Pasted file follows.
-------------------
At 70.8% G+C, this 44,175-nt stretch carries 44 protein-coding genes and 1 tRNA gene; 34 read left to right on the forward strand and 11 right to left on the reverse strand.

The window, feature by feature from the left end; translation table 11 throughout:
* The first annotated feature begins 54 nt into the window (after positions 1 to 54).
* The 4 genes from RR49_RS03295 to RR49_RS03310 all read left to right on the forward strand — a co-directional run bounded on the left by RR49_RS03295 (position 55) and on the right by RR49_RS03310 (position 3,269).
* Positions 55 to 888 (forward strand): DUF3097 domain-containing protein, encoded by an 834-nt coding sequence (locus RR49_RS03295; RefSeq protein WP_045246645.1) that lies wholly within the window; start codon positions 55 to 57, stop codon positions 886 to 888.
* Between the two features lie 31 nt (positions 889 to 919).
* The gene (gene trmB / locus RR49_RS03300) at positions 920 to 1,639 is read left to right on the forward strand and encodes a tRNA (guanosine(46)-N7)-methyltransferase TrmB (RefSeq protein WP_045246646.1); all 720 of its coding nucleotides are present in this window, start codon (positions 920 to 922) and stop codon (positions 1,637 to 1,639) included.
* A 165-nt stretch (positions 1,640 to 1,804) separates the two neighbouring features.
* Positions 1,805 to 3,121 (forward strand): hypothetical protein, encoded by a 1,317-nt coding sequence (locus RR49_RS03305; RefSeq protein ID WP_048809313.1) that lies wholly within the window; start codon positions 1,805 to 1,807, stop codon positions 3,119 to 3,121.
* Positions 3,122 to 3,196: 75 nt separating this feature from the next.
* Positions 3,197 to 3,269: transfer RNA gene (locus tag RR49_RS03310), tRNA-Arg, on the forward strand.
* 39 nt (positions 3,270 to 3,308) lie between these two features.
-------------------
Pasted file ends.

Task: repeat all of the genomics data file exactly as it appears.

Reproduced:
At 70.8% G+C, this 44,175-nt stretch carries 44 protein-coding genes and 1 tRNA gene; 34 read left to right on the forward strand and 11 right to left on the reverse strand.

The window, feature by feature from the left end; translation table 11 throughout:
* The first annotated feature begins 54 nt into the window (after positions 1 to 54).
* The 4 genes from RR49_RS03295 to RR49_RS03310 all read left to right on the forward strand — a co-directional run bounded on the left by RR49_RS03295 (position 55) and on the right by RR49_RS03310 (position 3,269).
* Positions 55 to 888 (forward strand): DUF3097 domain-containing protein, encoded by an 834-nt coding sequence (locus RR49_RS03295; RefSeq protein WP_045246645.1) that lies wholly within the window; start codon positions 55 to 57, stop codon positions 886 to 888.
* Between the two features lie 31 nt (positions 889 to 919).
* The gene (gene trmB / locus RR49_RS03300) at positions 920 to 1,639 is read left to right on the forward strand and encodes a tRNA (guanosine(46)-N7)-methyltransferase TrmB (RefSeq protein WP_045246646.1); all 720 of its coding nucleotides are present in this window, start codon (positions 920 to 922) and stop codon (positions 1,637 to 1,639) included.
* A 165-nt stretch (positions 1,640 to 1,804) separates the two neighbouring features.
* Positions 1,805 to 3,121 (forward strand): hypothetical protein, encoded by a 1,317-nt coding sequence (locus RR49_RS03305; RefSeq protein ID WP_048809313.1) that lies wholly within the window; start codon positions 1,805 to 1,807, stop codon positions 3,119 to 3,121.
* Positions 3,122 to 3,196: 75 nt separating this feature from the next.
* Positions 3,197 to 3,269: transfer RNA gene (locus tag RR49_RS03310), tRNA-Arg, on the forward strand.
* 39 nt (positions 3,270 to 3,308) lie between these two features.